In rare cases, immune checkpoint inhibitors (ICIs) cause immune-mediated myocarditis. However, true incidence of other major adverse cardiovascular events (MACEs) after ICI treatment remains unknown, mainly because late occurring side effects are rarely reported in prospective clinical trials. The aims of this study were (1) to identify incidence and risk factors of MACE in a real-life ICI-treated cancer cohort and (2) to compare incidence rates with patients with cancer who are not treated with ICIs and population controls.
In total, 672 patients treated with ICIs were included. The primary end point was MACE, a composite of acute coronary syndrome, heart failure (HF), stroke, and transient ischemic attack. Secondary outcomes were acute coronary syndrome and HF separately. Incidence rates were compared between groups after matching according to age, sex, cardiovascular history, and cancer type.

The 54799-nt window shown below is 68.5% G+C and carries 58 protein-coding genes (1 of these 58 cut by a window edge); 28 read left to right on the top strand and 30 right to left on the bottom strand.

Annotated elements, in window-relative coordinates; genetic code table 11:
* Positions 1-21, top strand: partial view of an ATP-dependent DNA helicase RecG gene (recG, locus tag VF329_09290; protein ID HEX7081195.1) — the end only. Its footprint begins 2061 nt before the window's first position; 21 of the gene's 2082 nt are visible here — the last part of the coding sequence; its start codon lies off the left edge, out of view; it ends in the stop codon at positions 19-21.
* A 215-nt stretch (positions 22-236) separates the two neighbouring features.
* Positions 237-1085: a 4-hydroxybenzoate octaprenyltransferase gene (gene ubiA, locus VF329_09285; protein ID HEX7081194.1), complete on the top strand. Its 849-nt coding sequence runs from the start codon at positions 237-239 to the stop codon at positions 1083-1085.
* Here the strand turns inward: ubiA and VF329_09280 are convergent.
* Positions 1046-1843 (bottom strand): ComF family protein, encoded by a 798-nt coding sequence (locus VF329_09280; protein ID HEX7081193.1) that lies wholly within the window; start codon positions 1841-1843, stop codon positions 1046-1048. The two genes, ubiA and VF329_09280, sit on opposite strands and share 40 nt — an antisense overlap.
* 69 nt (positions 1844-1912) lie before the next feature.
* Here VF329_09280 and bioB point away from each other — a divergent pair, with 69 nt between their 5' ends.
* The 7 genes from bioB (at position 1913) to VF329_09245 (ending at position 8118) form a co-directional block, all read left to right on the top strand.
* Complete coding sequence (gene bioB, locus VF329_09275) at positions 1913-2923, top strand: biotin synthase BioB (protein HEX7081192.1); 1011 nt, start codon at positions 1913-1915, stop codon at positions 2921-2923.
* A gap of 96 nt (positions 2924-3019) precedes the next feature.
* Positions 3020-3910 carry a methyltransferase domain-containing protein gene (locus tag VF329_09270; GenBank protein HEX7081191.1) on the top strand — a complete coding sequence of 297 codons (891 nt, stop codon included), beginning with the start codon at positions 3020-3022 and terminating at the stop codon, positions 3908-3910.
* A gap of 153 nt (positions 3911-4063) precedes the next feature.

The incidence of MACE was 10.3% during a median follow-up of 13 (interquartile range 6-22) months. In multivariable analysis, a history of HF (hazard ratio 2.27; 95% CI, 1.03 to 5.04; P = .043) and valvular heart disease (hazard ratio 3.01; 95% CI, 1.05 to 8.66; P = .041) remained significantly associated with MACE. Cumulative incidence rates were significantly higher in the ICI group compared with the cancer cohort not exposed to ICI and the population controls, mainly driven by a higher risk of HF events.
Cardiovascular events during and after ICI treatment are more common than currently appreciated. Patients at risk are those with a history of cardiovascular disease. Compared with matched cancer and population controls, MACE incidence rates are significantly higher, suggesting a potential harmful effect of ICI treatment besides the underlying risk.